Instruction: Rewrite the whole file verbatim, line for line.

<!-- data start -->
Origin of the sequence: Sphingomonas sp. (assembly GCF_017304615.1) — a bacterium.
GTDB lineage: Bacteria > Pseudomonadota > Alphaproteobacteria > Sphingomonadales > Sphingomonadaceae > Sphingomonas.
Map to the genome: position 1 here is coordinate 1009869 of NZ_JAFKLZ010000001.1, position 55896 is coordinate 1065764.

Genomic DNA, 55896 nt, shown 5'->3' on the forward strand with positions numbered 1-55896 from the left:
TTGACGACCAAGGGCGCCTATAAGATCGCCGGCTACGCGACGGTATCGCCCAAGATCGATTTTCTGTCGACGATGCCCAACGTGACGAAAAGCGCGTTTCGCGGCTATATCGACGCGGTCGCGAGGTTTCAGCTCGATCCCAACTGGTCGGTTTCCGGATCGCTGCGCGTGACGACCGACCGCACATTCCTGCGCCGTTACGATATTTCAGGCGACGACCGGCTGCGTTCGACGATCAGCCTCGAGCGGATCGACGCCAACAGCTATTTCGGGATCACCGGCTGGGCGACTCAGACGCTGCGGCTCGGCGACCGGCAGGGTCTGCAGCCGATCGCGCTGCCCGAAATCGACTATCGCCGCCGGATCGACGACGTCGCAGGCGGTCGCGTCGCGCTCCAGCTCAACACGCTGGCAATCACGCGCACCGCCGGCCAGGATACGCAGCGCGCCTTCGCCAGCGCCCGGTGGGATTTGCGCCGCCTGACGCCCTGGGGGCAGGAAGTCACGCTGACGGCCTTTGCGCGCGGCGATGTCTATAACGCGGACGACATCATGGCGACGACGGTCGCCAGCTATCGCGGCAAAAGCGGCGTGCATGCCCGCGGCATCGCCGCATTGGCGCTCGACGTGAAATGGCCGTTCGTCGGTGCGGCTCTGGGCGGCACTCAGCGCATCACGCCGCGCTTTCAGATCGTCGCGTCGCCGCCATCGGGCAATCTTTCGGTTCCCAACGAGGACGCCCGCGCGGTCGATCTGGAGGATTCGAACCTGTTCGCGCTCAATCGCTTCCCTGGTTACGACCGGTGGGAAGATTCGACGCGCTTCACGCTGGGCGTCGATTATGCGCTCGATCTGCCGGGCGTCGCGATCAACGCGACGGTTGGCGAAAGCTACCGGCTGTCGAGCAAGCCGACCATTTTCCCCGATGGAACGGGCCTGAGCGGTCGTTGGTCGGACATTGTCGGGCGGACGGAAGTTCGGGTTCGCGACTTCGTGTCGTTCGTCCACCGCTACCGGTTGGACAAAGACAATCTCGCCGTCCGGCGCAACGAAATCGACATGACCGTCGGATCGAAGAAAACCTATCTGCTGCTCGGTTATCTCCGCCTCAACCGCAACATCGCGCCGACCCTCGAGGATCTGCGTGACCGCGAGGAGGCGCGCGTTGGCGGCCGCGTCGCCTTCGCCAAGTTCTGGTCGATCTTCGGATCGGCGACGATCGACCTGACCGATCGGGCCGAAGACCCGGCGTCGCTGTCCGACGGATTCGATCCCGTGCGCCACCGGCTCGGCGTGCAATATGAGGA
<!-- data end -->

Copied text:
Origin of the sequence: Sphingomonas sp. (assembly GCF_017304615.1) — a bacterium.
GTDB lineage: Bacteria > Pseudomonadota > Alphaproteobacteria > Sphingomonadales > Sphingomonadaceae > Sphingomonas.
Map to the genome: position 1 here is coordinate 1009869 of NZ_JAFKLZ010000001.1, position 55896 is coordinate 1065764.

Genomic DNA, 55896 nt, shown 5'->3' on the forward strand with positions numbered 1-55896 from the left:
TTGACGACCAAGGGCGCCTATAAGATCGCCGGCTACGCGACGGTATCGCCCAAGATCGATTTTCTGTCGACGATGCCCAACGTGACGAAAAGCGCGTTTCGCGGCTATATCGACGCGGTCGCGAGGTTTCAGCTCGATCCCAACTGGTCGGTTTCCGGATCGCTGCGCGTGACGACCGACCGCACATTCCTGCGCCGTTACGATATTTCAGGCGACGACCGGCTGCGTTCGACGATCAGCCTCGAGCGGATCGACGCCAACAGCTATTTCGGGATCACCGGCTGGGCGACTCAGACGCTGCGGCTCGGCGACCGGCAGGGTCTGCAGCCGATCGCGCTGCCCGAAATCGACTATCGCCGCCGGATCGACGACGTCGCAGGCGGTCGCGTCGCGCTCCAGCTCAACACGCTGGCAATCACGCGCACCGCCGGCCAGGATACGCAGCGCGCCTTCGCCAGCGCCCGGTGGGATTTGCGCCGCCTGACGCCCTGGGGGCAGGAAGTCACGCTGACGGCCTTTGCGCGCGGCGATGTCTATAACGCGGACGACATCATGGCGACGACGGTCGCCAGCTATCGCGGCAAAAGCGGCGTGCATGCCCGCGGCATCGCCGCATTGGCGCTCGACGTGAAATGGCCGTTCGTCGGTGCGGCTCTGGGCGGCACTCAGCGCATCACGCCGCGCTTTCAGATCGTCGCGTCGCCGCCATCGGGCAATCTTTCGGTTCCCAACGAGGACGCCCGCGCGGTCGATCTGGAGGATTCGAACCTGTTCGCGCTCAATCGCTTCCCTGGTTACGACCGGTGGGAAGATTCGACGCGCTTCACGCTGGGCGTCGATTATGCGCTCGATCTGCCGGGCGTCGCGATCAACGCGACGGTTGGCGAAAGCTACCGGCTGTCGAGCAAGCCGACCATTTTCCCCGATGGAACGGGCCTGAGCGGTCGTTGGTCGGACATTGTCGGGCGGACGGAAGTTCGGGTTCGCGACTTCGTGTCGTTCGTCCACCGCTACCGGTTGGACAAAGACAATCTCGCCGTCCGGCGCAACGAAATCGACATGACCGTCGGATCGAAGAAAACCTATCTGCTGCTCGGTTATCTCCGCCTCAACCGCAACATCGCGCCGACCCTCGAGGATCTGCGTGACCGCGAGGAGGCGCGCGTTGGCGGCCGCGTCGCCTTCGCCAAGTTCTGGTCGATCTTCGGATCGGCGACGATCGACCTGACCGATCGGGCCGAAGACCCGGCGTCGCTGTCCGACGGATTCGATCCCGTGCGCCACCGGCTCGGCGTGCAATATGAGGA